@Elvin I've already predicted. ;)
  • VahninVahnin Posts: 81 ✭✭
    edited February 2016
    Hello Natasha. Thank you very much for your wonderful sessions. Your English is perfect. And you are very nice too. Let's read and discuss this article on your Night Owl session at 29th of February .

  • VahninVahnin Posts: 81 ✭✭
    edited February 2016
    > @NatashaT said:
    > We read
    It was WE who read usually , but not YOU ( to be blo.dy honest)
  • VahninVahnin Posts: 81 ✭✭
    Well, actually I asked Her majesty the queen Elizabeth to read this article for group Skypers. She was very kind and did me this greatest favor. You can listen to it here.

  • NatashaTNatashaT Posts: 1,205 Teacher
    @Vahnin - now I´m a little confused! Do you still want to read it during one of the sessions, or do you just want to listen to the recording on your own?
  • VahninVahnin Posts: 81 ✭✭
    I> @NatashaT said:
    > Do you still want to read it during one of the sessions?
    Yes, I do.
    But I try and translate it now and get known new words ,like
    bulk up---to become bigger and heavier
    head-to-head ---competing or meeting directly with someone or something else
    augment UK [ɔːɡˈment] verb [transitive] ---to increase the size, amount, or value of something
    neurogenesis---[ˌnjʊərə(ʊ)ˈdʒɛnɪsɪs] the growth and development of nervous tissue
    treadmills --- a piece of exercise equipment with a flat moving surface that you walk or run on while staying in the same place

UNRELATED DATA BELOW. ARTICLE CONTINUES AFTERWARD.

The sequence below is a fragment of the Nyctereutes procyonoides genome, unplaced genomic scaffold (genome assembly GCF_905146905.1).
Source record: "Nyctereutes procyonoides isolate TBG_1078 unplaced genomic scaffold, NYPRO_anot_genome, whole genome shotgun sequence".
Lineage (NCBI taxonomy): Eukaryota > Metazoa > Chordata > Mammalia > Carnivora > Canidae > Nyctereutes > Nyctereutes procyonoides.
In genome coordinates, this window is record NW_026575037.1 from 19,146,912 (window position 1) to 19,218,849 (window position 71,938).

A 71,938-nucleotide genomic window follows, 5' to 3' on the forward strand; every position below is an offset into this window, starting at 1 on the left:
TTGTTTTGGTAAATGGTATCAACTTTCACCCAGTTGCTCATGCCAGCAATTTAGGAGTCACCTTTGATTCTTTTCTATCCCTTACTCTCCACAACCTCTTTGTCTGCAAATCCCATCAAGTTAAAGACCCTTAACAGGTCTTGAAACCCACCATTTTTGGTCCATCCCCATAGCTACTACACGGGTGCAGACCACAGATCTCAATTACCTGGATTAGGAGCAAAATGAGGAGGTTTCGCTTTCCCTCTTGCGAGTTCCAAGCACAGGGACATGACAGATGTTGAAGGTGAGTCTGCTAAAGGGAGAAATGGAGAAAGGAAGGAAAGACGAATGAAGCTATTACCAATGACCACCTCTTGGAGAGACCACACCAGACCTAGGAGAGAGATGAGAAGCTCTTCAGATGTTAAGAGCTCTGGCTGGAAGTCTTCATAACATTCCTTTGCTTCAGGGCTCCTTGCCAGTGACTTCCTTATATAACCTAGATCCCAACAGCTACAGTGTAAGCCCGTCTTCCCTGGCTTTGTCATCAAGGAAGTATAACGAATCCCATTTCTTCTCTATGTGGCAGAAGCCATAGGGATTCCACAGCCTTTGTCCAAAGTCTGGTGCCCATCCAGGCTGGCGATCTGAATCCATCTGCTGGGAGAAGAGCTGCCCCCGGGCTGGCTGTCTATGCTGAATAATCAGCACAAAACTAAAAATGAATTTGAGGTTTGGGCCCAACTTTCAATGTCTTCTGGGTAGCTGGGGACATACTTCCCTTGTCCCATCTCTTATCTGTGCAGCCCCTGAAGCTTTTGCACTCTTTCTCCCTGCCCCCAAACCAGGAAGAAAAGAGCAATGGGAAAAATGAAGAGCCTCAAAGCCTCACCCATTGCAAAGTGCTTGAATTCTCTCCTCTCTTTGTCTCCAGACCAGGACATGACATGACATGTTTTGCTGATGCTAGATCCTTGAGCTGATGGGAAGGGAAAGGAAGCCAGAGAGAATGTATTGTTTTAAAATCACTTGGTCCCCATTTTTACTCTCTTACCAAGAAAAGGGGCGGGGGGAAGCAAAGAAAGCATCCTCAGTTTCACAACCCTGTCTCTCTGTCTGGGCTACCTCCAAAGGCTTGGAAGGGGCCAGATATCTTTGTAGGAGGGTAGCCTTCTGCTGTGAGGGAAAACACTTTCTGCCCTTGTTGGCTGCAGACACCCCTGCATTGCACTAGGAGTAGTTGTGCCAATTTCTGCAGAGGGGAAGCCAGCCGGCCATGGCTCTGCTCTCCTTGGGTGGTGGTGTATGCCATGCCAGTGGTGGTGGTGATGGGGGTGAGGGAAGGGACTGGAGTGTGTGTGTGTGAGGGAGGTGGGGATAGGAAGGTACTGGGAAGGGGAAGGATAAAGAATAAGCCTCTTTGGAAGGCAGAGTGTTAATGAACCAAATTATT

hippocampus--- [ˌhɪpəuˈkæmpəs] a zone in the brain
    rodent ---[ˈrəʊdnt] a type of small animal that has long sharp front teeth, for example a mouse
    array ---[əˈreɪ] to place or arrange something in a particular way,
    a number of pieces of equipment of the same type, connected together to do a particular job
    sedentary --- [ˈsedntri] tending to sit about without taking much exercise
    at will --- at any time that you want or choose
    moderately --- [ˈmɒd(ə)rətli] to some degree but not to a great degree
    sprint --- to run, swim etc at a very fast speed for a short period
    strenuous --- [ˈstrenjuəs] a strenuous activity is one in which it is necessary for you to use a lot of effort, energy, or strength
    skitter --- [ˈskɪtə] to move somewhere quickly and lightly
    robust --- [rəʊˈbʌst] strong in constitution; hardy; vigorous
    teem with--- be full of or swarming with
    implication ---- [ˌɪmplɪˈkeɪʃn] a possible effect or result
    provocative --- [prəˈvɒkətɪv] acting as a stimulus or incitement, esp to anger or sexual desire; provoking
  • VahninVahnin Posts: 81 ✭✭
    edited March 2016

    There are other words which is new for me in the article :
    by intent = deliberatly, advisedly, knowingly,
    f.e. if you use a particular word advisedly, by intent you have thought carefully about it before you use it
    fellow = a member of a professional society or educational institution
    neuron = [ˈnjʊərɒn] a cell that sends messages to your brain and receives messages from your brain through electrical signals
    vary = [ˈveəri] to be different in different situations
    derive = [dɪˈraɪv] to receive or obtain something from something else
    potent = [ˈpəʊtənt] powerful, or effective
    sustained = continuing at the same level or rate for a long time
    regimen = [ˈredʒɪmən] a programme of medical treatment, exercise, or special food for improving your health or appearance
This discussion has been closed.